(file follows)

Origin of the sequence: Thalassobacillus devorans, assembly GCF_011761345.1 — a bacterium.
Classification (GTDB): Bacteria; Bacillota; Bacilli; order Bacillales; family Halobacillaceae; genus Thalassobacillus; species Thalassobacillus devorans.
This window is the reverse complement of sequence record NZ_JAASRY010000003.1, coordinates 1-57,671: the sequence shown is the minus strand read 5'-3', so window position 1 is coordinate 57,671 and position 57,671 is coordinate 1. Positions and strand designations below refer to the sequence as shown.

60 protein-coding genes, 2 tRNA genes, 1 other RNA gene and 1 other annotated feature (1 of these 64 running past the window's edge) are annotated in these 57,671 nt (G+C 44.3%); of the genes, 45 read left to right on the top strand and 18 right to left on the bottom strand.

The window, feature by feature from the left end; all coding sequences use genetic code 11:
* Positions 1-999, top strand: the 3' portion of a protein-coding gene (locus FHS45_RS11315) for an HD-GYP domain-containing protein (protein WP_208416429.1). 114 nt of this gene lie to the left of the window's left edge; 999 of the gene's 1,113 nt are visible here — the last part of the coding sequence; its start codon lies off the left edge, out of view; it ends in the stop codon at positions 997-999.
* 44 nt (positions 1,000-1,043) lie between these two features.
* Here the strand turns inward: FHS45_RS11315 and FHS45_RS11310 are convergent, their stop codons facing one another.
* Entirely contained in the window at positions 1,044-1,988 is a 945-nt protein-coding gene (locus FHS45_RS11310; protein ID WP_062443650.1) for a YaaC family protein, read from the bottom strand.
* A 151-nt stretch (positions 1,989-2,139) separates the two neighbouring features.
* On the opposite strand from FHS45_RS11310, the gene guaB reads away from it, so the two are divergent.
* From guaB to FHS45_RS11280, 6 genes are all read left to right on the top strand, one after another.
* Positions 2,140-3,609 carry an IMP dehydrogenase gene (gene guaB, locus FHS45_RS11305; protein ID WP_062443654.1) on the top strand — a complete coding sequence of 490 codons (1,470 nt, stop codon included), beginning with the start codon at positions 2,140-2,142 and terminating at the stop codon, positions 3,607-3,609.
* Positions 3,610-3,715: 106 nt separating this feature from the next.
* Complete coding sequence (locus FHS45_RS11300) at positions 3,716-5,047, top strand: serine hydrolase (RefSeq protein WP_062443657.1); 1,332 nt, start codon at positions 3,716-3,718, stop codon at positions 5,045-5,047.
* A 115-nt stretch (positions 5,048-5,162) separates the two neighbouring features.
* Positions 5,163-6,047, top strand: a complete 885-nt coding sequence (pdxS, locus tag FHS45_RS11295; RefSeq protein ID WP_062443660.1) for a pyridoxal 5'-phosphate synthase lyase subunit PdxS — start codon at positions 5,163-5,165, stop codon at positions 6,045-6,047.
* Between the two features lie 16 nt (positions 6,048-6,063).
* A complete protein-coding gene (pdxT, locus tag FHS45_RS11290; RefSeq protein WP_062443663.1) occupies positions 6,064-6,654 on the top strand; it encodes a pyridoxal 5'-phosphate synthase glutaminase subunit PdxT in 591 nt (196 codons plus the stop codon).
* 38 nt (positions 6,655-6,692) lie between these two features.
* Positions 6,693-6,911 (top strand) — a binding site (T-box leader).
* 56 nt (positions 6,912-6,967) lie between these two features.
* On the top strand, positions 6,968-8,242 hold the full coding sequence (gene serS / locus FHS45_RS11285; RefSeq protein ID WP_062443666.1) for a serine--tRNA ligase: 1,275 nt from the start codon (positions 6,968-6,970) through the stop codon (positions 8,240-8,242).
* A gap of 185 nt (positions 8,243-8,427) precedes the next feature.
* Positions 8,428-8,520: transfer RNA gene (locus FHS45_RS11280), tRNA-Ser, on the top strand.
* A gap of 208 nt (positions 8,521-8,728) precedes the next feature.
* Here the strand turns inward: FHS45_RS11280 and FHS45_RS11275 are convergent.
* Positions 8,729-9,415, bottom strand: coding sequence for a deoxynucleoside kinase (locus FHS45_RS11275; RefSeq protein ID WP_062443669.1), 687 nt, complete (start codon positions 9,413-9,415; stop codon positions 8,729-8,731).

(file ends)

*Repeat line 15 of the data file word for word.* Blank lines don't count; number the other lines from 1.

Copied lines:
* Complete coding sequence (locus FHS45_RS11300) at positions 3,716-5,047, top strand: serine hydrolase (RefSeq protein WP_062443657.1); 1,332 nt, start codon at positions 3,716-3,718, stop codon at positions 5,045-5,047.